Two More Reasons To Trust The March Gains

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It was a quarterly performance for the stock market that not even the bulls expected at the start of the year. The major averages closed out the month and quarter with solid gains on Friday. In Friday’s trading, the small-cap Russell 2000 (IWM
) led the way up 1.9% but the powerhouse Invesco QQQ
Trust (QQQ) was a close second up 1.7%.

The QQQ was identified in January as a market leader, taking over from the Dow Jones Industrial Average which had been leading since last October. For those who still feel a recession is now even more inevitable after the banking crisis, the strength of the Nasdaq 100 has not been convincing. For some, it is negative and while they might be right about an eventual recession that fear likely kept many out of stocks for the past three months

The Nasdaq 100, which is tracked by the QQQ, had a 3.3% gain that was topped by the 5.3% gain in the Dow Jones Transportation Average last week. The iShares Russell 2000 was up 3.9% while the S&P 500 rose 3.5%.

The performance gap on a year-to-date (YTD) is even more striking as the Nasdaq 100 gained 20.5. Over the past ten years that was only exceeded by the 2nd quarter gain in 2020. Even though the 7% YTD gain for the S&P 500 or the 8% in the SPDR Gold Shares were good by normal standards they paled by comparison. Investors for the quarter in the Dow Jones Utility Average are down YTD. This further emphasizes the need for careful sector selection.

The Spyder Trust (SPY

) has recorded three strong weeks and looks ready to challenge and probably surpass the resistance at $416.72. The weekly starc+ band is $424.49 with the August high at $426.37.

It was another strong week for the market internals as on the NYSE there were 2792 issues advancing and just
411 declining. All of the weekly advance/decline lines, except for the Russell 2000 are now positive. The S&P 500 A/D line has moved sharply above its EMA but made a marginal new low in March so is not yet in a clear weekly uptrend.

Stocks Only A/D line is stronger and now needs to overcome the resistance at line c for an important upside breakout. The uptrend in the weekly NYSE All A/D line is even stronger and it is the broadest measure of the three.

Two other daily indicators based on the NYSE Composite data just turned positive Thursday as it closed just above the new 2nd quarter pivot at 15,356. The McClellan Summation Index is a running total of the McClellan Oscillator readings and both were developed by a very smart and nice couple Sherman and Marian McClellan whom I had the pleasure of meeting several times.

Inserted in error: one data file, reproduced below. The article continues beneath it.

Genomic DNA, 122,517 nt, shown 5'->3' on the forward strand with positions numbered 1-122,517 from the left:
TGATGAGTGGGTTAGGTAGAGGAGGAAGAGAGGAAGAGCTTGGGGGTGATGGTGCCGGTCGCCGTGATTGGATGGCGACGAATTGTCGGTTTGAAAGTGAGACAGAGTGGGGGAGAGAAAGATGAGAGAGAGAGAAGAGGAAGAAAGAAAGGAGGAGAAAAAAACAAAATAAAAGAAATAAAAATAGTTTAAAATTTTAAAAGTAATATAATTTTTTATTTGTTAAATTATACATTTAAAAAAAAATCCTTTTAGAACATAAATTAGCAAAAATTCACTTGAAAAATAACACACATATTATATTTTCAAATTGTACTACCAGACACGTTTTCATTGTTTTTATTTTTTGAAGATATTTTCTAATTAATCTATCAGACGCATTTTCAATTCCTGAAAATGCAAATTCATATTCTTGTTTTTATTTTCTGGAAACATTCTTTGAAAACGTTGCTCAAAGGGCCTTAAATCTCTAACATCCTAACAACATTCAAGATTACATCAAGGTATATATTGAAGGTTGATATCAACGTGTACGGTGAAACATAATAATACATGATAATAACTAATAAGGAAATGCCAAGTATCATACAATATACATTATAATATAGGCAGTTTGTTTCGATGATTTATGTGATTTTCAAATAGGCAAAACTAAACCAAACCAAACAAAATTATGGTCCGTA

For the Summation Index on the NYSE I have added a 13 period weighted moving average that can help identify the turning points such as those that occurred at the August highs and October lows. There was a positive cross on January 6, line a, that lasted until February 10th. Last Thursday there was a positive cross at line c. It should be noted that over decades of watching the Summation Index the signals are not always as clear as in this example.

I also follow the McClellan oscillator on a daily basis and I found the use of trendlines as well as the crossing of the zero line can be very helpful in trend determination. At the start of last week the downtrend, line d, and the zero line were both overcome.

Given the recent stock market performance the negative sentiment of both professionals and individuals is somewhat surprising. The most common argument I hear is that the inverted yield curve has always warned of a future recession. Certainly, a recession is possible this year or next but I concluded early in my career that always or never were not the terms to use on either the stock market or science.

The weekly chart of the S&P 500 includes the bullish % readings from the weekly survey from the American Association of Individual Investors (AAII). The bullish % represent the number who think that the S&P 500 will rise over the next six months. The February peak in the bullish %, point 1, coincided those who turned positive just before the market’s correction.

The difference between the bullish and bearish readings is often used to identify extremes in sentiment. In the latest survey 22.5% were bullish and 45.6% were bearish so the difference was -23.1%. As pointed out by the commentary from AAII “Bullish sentiment is below its historical average of 37.5% for the 69th time out of the past 71 weeks.” Bullish readings last spring were the lowest since 1993.

April is a strong seasonal period for the stocks market but there will likely be sharp setbacks during the month. I would not chase ETFs or stocks that are more than 5% above their 20 day exponential moving averages as that is likely to make the risk too high and you may regret not buying lower.

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